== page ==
Clint Eastwood’s solid direction in The Mule deserves a better script

Clint Eastwood reunites with the writer of 2009’s Gran Torino to direct and star in this crime drama about an elderly war veteran who smuggles cocaine through Michigan for a Mexican drug cartel.

Clint’s direction is solid as ever, critic Adam Fresco reports, but the film deserves a better script.

Clint Eastwood stars and directs in this tale of an aged drug mule, from a based-on-a-true-story screenplay by Gran Torino scribe Nick Schenk. Octogenarian Eastwood plays 90-year-old Korean war vet turned horticulturalist Earl Stone. His flower farm’s foreclosed and he’s struggling to make ends meet when he’s offered a job as a driver, no questions asked. Although, to be fair, if you rolled up to collect a suitcase from stereotypical muscled Mexican gang members covered in neck tattoos, waving sub-machine guns in your face, and telling you not to look in the bag, you might be a tad suspicious.

Not Earl though.

Singing along to old songs on the car radio as he smuggles huge quantities of cartel cocaine, Eastwood’s Earl is a grumpy old git, stooped and shuffling, mumbling such gems as “Damn Internet ruins everything” in an old-school/casually racist/misogynistic/doesn’t understand texting kinda way. Clint’s chiselled charisma carries the plodding plot, whilst a star-studded supporting cast fills out underwritten, cardboard-cut-out characters. Bradley Cooper, Michael Peña and Laurence Fishburne phone in their performances as DEA agents, Dianne Wiest does her best as Earl’s long-suffering ex-wife, as does Clint’s daughter Alison as, um, his daughter, and Andy Garcia’s cartel don is given little to do other than wave a gold-plated shotgun.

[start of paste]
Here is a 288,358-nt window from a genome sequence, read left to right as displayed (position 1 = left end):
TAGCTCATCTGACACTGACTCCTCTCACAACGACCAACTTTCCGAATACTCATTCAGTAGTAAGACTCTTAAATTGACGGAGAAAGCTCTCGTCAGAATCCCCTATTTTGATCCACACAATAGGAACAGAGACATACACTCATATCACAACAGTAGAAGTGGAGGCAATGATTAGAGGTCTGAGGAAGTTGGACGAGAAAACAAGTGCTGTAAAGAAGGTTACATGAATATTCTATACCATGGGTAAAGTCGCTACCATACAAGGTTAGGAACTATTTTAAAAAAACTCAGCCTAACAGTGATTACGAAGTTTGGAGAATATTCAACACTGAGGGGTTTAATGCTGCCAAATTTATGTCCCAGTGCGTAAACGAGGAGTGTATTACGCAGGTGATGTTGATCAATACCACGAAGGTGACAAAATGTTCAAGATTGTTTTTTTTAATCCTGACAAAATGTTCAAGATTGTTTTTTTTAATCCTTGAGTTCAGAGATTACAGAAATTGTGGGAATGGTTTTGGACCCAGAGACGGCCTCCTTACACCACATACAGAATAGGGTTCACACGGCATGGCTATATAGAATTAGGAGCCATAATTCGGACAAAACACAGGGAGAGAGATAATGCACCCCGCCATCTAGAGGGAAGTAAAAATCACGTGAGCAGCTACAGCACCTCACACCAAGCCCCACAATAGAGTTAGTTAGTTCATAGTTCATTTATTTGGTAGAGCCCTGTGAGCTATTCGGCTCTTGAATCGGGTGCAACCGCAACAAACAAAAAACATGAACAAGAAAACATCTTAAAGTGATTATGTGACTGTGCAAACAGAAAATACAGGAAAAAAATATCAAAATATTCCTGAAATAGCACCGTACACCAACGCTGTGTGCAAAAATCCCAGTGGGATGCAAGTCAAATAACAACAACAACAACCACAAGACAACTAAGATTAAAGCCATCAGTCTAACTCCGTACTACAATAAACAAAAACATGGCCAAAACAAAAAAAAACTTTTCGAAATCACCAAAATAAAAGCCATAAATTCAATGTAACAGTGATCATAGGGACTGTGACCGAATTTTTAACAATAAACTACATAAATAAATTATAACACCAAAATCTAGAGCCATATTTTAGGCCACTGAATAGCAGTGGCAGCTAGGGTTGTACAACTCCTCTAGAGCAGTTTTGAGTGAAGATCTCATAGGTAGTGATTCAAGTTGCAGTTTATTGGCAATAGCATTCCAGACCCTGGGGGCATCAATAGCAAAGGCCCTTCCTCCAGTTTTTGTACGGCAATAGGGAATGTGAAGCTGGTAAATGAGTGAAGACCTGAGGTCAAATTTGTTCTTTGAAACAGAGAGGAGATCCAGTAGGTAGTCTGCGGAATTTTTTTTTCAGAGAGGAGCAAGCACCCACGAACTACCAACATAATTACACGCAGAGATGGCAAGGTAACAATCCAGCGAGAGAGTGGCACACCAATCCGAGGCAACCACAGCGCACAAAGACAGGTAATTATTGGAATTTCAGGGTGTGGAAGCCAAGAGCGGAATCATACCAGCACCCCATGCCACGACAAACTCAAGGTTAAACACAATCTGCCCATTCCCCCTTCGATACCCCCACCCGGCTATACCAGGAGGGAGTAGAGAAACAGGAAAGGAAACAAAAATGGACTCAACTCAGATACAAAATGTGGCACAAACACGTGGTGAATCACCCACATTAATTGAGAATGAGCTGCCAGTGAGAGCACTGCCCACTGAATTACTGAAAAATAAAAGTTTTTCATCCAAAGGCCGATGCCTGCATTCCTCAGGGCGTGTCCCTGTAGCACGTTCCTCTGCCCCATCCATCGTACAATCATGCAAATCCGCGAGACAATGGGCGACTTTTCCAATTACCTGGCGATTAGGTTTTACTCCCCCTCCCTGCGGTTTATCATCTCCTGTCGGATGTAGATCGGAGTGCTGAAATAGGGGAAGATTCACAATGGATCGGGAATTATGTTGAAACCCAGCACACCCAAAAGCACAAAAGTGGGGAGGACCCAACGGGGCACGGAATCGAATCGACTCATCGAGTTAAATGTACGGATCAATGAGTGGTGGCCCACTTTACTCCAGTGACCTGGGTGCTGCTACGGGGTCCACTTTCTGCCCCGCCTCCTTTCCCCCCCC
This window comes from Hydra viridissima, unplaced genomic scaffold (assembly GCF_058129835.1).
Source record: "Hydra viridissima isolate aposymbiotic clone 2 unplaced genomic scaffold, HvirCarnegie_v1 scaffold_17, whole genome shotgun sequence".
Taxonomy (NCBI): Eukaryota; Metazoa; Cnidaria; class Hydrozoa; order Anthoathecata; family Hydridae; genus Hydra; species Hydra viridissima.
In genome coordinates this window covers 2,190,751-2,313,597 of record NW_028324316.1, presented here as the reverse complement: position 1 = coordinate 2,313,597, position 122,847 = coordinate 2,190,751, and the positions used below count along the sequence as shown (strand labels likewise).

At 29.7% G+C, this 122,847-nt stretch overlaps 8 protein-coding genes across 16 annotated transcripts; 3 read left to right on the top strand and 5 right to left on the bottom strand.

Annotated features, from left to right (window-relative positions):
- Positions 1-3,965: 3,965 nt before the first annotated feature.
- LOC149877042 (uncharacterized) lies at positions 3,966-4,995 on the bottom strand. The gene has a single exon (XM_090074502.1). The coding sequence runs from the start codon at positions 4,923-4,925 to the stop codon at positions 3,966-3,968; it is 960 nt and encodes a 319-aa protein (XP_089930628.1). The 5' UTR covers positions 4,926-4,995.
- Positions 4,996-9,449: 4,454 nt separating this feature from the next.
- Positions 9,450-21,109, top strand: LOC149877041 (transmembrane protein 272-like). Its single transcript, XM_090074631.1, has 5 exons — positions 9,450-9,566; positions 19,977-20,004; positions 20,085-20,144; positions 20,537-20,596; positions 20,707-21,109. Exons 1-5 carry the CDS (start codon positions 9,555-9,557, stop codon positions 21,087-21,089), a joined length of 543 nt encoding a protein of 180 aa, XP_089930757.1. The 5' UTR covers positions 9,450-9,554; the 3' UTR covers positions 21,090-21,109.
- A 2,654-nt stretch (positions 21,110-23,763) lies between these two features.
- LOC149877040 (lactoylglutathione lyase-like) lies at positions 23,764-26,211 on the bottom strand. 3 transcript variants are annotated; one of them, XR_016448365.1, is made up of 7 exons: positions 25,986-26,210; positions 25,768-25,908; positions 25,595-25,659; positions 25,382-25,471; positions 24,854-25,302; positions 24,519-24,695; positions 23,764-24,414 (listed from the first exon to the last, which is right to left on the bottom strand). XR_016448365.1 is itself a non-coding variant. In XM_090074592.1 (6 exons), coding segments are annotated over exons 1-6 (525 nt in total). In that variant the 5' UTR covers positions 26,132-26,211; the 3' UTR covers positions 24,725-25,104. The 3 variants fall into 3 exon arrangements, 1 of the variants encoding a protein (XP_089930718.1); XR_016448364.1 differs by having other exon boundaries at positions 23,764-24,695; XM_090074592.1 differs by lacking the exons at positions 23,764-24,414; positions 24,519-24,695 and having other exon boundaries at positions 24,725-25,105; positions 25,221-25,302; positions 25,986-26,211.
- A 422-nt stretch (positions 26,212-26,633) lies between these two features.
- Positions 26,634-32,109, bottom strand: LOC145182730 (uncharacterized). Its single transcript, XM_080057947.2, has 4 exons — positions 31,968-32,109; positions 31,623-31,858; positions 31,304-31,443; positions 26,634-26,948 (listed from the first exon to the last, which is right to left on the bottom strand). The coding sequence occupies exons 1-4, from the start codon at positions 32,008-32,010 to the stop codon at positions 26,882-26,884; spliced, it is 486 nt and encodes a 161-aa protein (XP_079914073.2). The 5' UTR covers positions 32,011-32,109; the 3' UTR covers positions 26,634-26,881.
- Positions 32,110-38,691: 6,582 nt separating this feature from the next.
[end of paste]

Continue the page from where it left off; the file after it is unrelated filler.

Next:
Clint’s direction is solid as ever, with little fuss or show, aside from one great shot (literally) of Garcia’s don. A smattering of f-bombs, almost no on-screen violence, a wry twinkle in Clint’s eyes, and a narrative that barely touches on the issues raised, from the morality of drug-smuggling to espousing outmoded, politically incorrect views, and the regret felt by a man realising too late he’s put work before family. There’s an attempt at Robin Hood morality, as Earl seeks to make up for lost time, using his ill-gotten gains to help others, but it’s not until the very end that he all-too-briefly reflects on his culpability.

Long-time Eastwood fans may enjoy the legend’s craggy face and dry humour, but the subject matter deserves a better script, one that’s not reliant solely on the fading charisma of its star.